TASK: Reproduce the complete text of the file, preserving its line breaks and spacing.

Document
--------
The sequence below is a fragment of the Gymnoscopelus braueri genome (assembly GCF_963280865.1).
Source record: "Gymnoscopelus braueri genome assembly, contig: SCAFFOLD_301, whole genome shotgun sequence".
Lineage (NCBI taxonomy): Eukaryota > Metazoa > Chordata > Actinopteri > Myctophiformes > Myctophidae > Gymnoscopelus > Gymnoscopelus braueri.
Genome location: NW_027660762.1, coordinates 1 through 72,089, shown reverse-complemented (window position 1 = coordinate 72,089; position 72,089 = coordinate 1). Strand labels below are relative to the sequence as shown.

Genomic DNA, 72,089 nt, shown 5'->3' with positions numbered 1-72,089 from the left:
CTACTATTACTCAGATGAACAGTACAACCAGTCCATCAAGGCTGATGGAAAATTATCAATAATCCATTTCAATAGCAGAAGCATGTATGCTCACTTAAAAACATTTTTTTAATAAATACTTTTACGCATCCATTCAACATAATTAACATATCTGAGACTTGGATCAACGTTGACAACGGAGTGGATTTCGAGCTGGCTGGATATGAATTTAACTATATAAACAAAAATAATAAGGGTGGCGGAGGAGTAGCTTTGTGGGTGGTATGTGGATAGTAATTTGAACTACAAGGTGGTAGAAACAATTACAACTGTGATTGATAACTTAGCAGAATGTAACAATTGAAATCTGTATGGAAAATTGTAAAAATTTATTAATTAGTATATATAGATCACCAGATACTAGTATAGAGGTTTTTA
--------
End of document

The sequence below is a fragment of the Gymnoscopelus braueri genome (assembly GCF_963280865.1).
Source record: "Gymnoscopelus braueri genome assembly, contig: SCAFFOLD_301, whole genome shotgun sequence".
Lineage (NCBI taxonomy): Eukaryota > Metazoa > Chordata > Actinopteri > Myctophiformes > Myctophidae > Gymnoscopelus > Gymnoscopelus braueri.
Genome location: NW_027660762.1, coordinates 1 through 72,089, shown reverse-complemented (window position 1 = coordinate 72,089; position 72,089 = coordinate 1). Strand labels below are relative to the sequence as shown.

Genomic DNA, 72,089 nt, shown 5'->3' with positions numbered 1-72,089 from the left:
CTACTATTACTCAGATGAACAGTACAACCAGTCCATCAAGGCTGATGGAAAATTATCAATAATCCATTTCAATAGCAGAAGCATGTATGCTCACTTAAAAACATTTTTTTAATAAATACTTTTACGCATCCATTCAACATAATTAACATATCTGAGACTTGGATCAACGTTGACAACGGAGTGGATTTCGAGCTGGCTGGATATGAATTTAACTATATAAACAAAAATAATAAGGGTGGCGGAGGAGTAGCTTTGTGGGTGGTATGTGGATAGTAATTTGAACTACAAGGTGGTAGAAACAATTACAACTGTGATTGATAACTTAGCAGAATGTAACAATTGAAATCTGTATGGAAAATTGTAAAAATTTATTAATTAGTATATATAGATCACCAGATACTAGTATAGAGGTTTTTA